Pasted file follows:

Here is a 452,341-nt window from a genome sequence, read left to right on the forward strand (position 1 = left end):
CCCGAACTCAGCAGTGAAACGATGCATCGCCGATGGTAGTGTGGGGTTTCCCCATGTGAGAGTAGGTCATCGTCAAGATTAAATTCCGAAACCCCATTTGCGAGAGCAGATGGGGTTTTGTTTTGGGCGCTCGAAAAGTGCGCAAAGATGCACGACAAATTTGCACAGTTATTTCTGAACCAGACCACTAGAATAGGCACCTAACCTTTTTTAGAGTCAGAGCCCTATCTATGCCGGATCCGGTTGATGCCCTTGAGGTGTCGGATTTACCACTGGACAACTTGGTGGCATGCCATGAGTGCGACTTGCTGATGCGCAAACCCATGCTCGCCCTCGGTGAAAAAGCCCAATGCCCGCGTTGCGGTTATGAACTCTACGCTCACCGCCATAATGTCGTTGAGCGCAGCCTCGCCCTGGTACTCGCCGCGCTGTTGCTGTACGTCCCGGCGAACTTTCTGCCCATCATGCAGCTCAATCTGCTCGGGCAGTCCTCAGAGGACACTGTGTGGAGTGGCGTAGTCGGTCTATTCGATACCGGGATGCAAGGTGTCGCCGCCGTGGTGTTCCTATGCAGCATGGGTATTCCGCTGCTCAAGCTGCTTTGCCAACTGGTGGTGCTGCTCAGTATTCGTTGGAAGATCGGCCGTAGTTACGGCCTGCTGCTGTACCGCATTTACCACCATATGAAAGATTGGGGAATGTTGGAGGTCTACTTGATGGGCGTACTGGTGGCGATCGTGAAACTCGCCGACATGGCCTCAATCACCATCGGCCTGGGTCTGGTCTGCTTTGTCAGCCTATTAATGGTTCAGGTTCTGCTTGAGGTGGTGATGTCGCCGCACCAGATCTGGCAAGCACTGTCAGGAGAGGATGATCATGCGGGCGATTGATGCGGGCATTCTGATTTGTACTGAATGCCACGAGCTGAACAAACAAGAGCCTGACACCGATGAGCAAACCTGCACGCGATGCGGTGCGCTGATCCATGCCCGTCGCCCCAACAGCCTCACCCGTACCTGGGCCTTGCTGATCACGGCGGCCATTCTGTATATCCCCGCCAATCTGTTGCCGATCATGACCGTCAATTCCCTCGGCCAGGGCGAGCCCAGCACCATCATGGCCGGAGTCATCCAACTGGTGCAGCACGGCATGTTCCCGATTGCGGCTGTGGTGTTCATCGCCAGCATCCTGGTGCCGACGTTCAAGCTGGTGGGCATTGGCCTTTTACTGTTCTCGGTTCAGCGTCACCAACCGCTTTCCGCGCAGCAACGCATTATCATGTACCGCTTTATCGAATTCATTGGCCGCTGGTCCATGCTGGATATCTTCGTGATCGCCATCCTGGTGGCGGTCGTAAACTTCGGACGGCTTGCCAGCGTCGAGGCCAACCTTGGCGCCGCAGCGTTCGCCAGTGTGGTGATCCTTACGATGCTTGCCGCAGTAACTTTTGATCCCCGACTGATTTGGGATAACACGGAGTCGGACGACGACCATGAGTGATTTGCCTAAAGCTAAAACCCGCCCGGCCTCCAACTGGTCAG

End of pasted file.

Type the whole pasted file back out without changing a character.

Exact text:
Here is a 452,341-nt window from a genome sequence, read left to right on the forward strand (position 1 = left end):
CCCGAACTCAGCAGTGAAACGATGCATCGCCGATGGTAGTGTGGGGTTTCCCCATGTGAGAGTAGGTCATCGTCAAGATTAAATTCCGAAACCCCATTTGCGAGAGCAGATGGGGTTTTGTTTTGGGCGCTCGAAAAGTGCGCAAAGATGCACGACAAATTTGCACAGTTATTTCTGAACCAGACCACTAGAATAGGCACCTAACCTTTTTTAGAGTCAGAGCCCTATCTATGCCGGATCCGGTTGATGCCCTTGAGGTGTCGGATTTACCACTGGACAACTTGGTGGCATGCCATGAGTGCGACTTGCTGATGCGCAAACCCATGCTCGCCCTCGGTGAAAAAGCCCAATGCCCGCGTTGCGGTTATGAACTCTACGCTCACCGCCATAATGTCGTTGAGCGCAGCCTCGCCCTGGTACTCGCCGCGCTGTTGCTGTACGTCCCGGCGAACTTTCTGCCCATCATGCAGCTCAATCTGCTCGGGCAGTCCTCAGAGGACACTGTGTGGAGTGGCGTAGTCGGTCTATTCGATACCGGGATGCAAGGTGTCGCCGCCGTGGTGTTCCTATGCAGCATGGGTATTCCGCTGCTCAAGCTGCTTTGCCAACTGGTGGTGCTGCTCAGTATTCGTTGGAAGATCGGCCGTAGTTACGGCCTGCTGCTGTACCGCATTTACCACCATATGAAAGATTGGGGAATGTTGGAGGTCTACTTGATGGGCGTACTGGTGGCGATCGTGAAACTCGCCGACATGGCCTCAATCACCATCGGCCTGGGTCTGGTCTGCTTTGTCAGCCTATTAATGGTTCAGGTTCTGCTTGAGGTGGTGATGTCGCCGCACCAGATCTGGCAAGCACTGTCAGGAGAGGATGATCATGCGGGCGATTGATGCGGGCATTCTGATTTGTACTGAATGCCACGAGCTGAACAAACAAGAGCCTGACACCGATGAGCAAACCTGCACGCGATGCGGTGCGCTGATCCATGCCCGTCGCCCCAACAGCCTCACCCGTACCTGGGCCTTGCTGATCACGGCGGCCATTCTGTATATCCCCGCCAATCTGTTGCCGATCATGACCGTCAATTCCCTCGGCCAGGGCGAGCCCAGCACCATCATGGCCGGAGTCATCCAACTGGTGCAGCACGGCATGTTCCCGATTGCGGCTGTGGTGTTCATCGCCAGCATCCTGGTGCCGACGTTCAAGCTGGTGGGCATTGGCCTTTTACTGTTCTCGGTTCAGCGTCACCAACCGCTTTCCGCGCAGCAACGCATTATCATGTACCGCTTTATCGAATTCATTGGCCGCTGGTCCATGCTGGATATCTTCGTGATCGCCATCCTGGTGGCGGTCGTAAACTTCGGACGGCTTGCCAGCGTCGAGGCCAACCTTGGCGCCGCAGCGTTCGCCAGTGTGGTGATCCTTACGATGCTTGCCGCAGTAACTTTTGATCCCCGACTGATTTGGGATAACACGGAGTCGGACGACGACCATGAGTGATTTGCCTAAAGCTAAAACCCGCCCGGCCTCCAACTGGTCAG